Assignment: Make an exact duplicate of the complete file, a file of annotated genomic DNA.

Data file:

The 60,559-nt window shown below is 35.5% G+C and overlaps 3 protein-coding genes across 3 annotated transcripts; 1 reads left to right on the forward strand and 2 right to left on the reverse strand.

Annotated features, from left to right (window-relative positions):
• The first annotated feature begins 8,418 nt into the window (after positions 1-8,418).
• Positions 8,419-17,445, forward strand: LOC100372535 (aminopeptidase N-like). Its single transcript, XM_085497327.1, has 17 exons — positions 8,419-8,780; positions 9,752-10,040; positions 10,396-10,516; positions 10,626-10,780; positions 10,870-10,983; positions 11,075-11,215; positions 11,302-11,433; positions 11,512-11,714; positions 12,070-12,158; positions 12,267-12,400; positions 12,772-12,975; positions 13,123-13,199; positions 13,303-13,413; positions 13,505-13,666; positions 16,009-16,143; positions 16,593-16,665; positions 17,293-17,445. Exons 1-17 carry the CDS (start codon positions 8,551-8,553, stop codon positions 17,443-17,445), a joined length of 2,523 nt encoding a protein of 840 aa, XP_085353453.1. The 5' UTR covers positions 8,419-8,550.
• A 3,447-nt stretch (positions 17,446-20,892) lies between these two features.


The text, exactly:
The 60,559-nt window shown below is 35.5% G+C and overlaps 3 protein-coding genes across 3 annotated transcripts; 1 reads left to right on the forward strand and 2 right to left on the reverse strand.

Annotated features, from left to right (window-relative positions):
• The first annotated feature begins 8,418 nt into the window (after positions 1-8,418).
• Positions 8,419-17,445, forward strand: LOC100372535 (aminopeptidase N-like). Its single transcript, XM_085497327.1, has 17 exons — positions 8,419-8,780; positions 9,752-10,040; positions 10,396-10,516; positions 10,626-10,780; positions 10,870-10,983; positions 11,075-11,215; positions 11,302-11,433; positions 11,512-11,714; positions 12,070-12,158; positions 12,267-12,400; positions 12,772-12,975; positions 13,123-13,199; positions 13,303-13,413; positions 13,505-13,666; positions 16,009-16,143; positions 16,593-16,665; positions 17,293-17,445. Exons 1-17 carry the CDS (start codon positions 8,551-8,553, stop codon positions 17,443-17,445), a joined length of 2,523 nt encoding a protein of 840 aa, XP_085353453.1. The 5' UTR covers positions 8,419-8,550.
• A 3,447-nt stretch (positions 17,446-20,892) lies between these two features.